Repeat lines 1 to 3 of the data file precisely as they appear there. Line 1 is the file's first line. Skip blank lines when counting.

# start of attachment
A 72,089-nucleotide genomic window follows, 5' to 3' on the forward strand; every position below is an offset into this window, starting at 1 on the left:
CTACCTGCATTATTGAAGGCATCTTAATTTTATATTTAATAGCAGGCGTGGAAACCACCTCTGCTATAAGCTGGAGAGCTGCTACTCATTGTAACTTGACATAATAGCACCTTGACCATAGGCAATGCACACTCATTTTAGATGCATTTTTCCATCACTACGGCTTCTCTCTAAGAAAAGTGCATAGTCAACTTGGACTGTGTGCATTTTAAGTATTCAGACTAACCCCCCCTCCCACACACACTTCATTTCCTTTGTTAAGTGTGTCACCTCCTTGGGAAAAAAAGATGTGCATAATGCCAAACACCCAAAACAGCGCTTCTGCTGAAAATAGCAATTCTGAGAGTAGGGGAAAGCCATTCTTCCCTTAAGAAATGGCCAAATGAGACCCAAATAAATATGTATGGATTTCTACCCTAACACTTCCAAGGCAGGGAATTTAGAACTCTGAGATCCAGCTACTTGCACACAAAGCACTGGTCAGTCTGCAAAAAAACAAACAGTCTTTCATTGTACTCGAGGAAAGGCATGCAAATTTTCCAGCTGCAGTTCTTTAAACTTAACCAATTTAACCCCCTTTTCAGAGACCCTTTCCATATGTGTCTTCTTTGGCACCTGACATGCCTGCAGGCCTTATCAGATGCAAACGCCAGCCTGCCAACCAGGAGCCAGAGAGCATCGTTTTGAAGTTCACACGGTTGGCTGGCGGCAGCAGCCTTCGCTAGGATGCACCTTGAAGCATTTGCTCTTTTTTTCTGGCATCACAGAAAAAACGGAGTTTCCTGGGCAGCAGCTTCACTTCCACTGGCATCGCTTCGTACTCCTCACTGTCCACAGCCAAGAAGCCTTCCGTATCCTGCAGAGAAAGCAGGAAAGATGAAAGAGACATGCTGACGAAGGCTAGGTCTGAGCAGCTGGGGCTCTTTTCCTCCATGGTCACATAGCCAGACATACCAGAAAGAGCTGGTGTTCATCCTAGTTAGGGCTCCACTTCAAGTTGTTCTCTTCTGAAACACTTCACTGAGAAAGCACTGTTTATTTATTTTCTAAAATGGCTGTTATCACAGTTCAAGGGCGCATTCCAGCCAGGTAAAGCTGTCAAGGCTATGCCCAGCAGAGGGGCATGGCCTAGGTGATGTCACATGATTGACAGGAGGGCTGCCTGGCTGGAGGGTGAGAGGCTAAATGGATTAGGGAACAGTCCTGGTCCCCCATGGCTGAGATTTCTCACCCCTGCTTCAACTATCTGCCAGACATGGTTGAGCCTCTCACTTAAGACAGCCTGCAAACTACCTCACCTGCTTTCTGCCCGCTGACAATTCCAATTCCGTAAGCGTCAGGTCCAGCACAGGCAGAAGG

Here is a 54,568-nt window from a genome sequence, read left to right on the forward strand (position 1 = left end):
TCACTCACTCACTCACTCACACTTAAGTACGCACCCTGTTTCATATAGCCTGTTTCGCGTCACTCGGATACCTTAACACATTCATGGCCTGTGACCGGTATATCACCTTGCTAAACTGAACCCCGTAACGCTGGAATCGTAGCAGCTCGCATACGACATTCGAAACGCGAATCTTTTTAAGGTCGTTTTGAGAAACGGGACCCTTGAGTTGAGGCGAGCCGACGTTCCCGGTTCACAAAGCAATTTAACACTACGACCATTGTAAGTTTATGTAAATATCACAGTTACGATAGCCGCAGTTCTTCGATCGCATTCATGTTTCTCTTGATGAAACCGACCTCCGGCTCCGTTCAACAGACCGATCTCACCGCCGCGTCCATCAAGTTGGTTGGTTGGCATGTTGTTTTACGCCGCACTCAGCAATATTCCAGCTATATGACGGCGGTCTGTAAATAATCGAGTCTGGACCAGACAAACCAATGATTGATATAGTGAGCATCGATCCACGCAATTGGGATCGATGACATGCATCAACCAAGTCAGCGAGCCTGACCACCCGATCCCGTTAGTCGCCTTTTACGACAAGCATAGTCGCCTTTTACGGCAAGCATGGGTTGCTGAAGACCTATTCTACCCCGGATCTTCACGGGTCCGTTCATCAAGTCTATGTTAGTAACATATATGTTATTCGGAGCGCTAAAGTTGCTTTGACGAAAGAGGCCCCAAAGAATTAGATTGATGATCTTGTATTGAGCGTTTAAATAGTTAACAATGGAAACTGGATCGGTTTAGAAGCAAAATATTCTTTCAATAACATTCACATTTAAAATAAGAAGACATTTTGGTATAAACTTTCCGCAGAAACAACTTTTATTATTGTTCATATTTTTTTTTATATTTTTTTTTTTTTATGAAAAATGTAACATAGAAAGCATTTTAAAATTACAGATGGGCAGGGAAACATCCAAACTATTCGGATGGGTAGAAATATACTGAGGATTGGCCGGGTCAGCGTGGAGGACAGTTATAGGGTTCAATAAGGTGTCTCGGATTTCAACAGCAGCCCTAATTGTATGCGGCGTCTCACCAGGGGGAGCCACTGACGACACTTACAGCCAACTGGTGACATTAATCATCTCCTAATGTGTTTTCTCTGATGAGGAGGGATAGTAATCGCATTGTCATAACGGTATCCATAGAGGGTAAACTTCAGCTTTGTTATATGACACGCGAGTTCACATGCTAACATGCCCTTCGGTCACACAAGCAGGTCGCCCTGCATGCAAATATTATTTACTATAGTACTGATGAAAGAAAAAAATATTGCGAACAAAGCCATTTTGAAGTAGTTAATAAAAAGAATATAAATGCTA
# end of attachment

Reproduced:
A 72,089-nucleotide genomic window follows, 5' to 3' on the forward strand; every position below is an offset into this window, starting at 1 on the left:
CTACCTGCATTATTGAAGGCATCTTAATTTTATATTTAATAGCAGGCGTGGAAACCACCTCTGCTATAAGCTGGAGAGCTGCTACTCATTGTAACTTGACATAATAGCACCTTGACCATAGGCAATGCACACTCATTTTAGATGCATTTTTCCATCACTACGGCTTCTCTCTAAGAAAAGTGCATAGTCAACTTGGACTGTGTGCATTTTAAGTATTCAGACTAACCCCCCCTCCCACACACACTTCATTTCCTTTGTTAAGTGTGTCACCTCCTTGGGAAAAAAAGATGTGCATAATGCCAAACACCCAAAACAGCGCTTCTGCTGAAAATAGCAATTCTGAGAGTAGGGGAAAGCCATTCTTCCCTTAAGAAATGGCCAAATGAGACCCAAATAAATATGTATGGATTTCTACCCTAACACTTCCAAGGCAGGGAATTTAGAACTCTGAGATCCAGCTACTTGCACACAAAGCACTGGTCAGTCTGCAAAAAAACAAACAGTCTTTCATTGTACTCGAGGAAAGGCATGCAAATTTTCCAGCTGCAGTTCTTTAAACTTAACCAATTTAACCCCCTTTTCAGAGACCCTTTCCATATGTGTCTTCTTTGGCACCTGACATGCCTGCAGGCCTTATCAGATGCAAACGCCAGCCTGCCAACCAGGAGCCAGAGAGCATCGTTTTGAAGTTCACACGGTTGGCTGGCGGCAGCAGCCTTCGCTAGGATGCACCTTGAAGCATTTGCTCTTTTTTTCTGGCATCACAGAAAAAACGGAGTTTCCTGGGCAGCAGCTTCACTTCCACTGGCATCGCTTCGTACTCCTCACTGTCCACAGCCAAGAAGCCTTCCGTATCCTGCAGAGAAAGCAGGAAAGATGAAAGAGACATGCTGACGAAGGCTAGGTCTGAGCAGCTGGGGCTCTTTTCCTCCATGGTCACATAGCCAGACATACCAGAAAGAGCTGGTGTTCATCCTAGTTAGGGCTCCACTTCAAGTTGTTCTCTTCTGAAACACTTCACTGAGAAAGCACTGTTTATTTATTTTCTAAAATGGCTGTTATCACAGTTCAAGGGCGCATTCCAGCCAGGTAAAGCTGTCAAGGCTATGCCCAGCAGAGGGGCATGGCCTAGGTGATGTCACATGATTGACAGGAGGGCTGCCTGGCTGGAGGGTGAGAGGCTAAATGGATTAGGGAACAGTCCTGGTCCCCCATGGCTGAGATTTCTCACCCCTGCTTCAACTATCTGCCAGACATGGTTGAGCCTCTCACTTAAGACAGCCTGCAAACTACCTCACCTGCTTTCTGCCCGCTGACAATTCCAATTCCGTAAGCGTCAGGTCCAGCACAGGCAGAAGG

Here is a 54,568-nt window from a genome sequence, read left to right on the forward strand (position 1 = left end):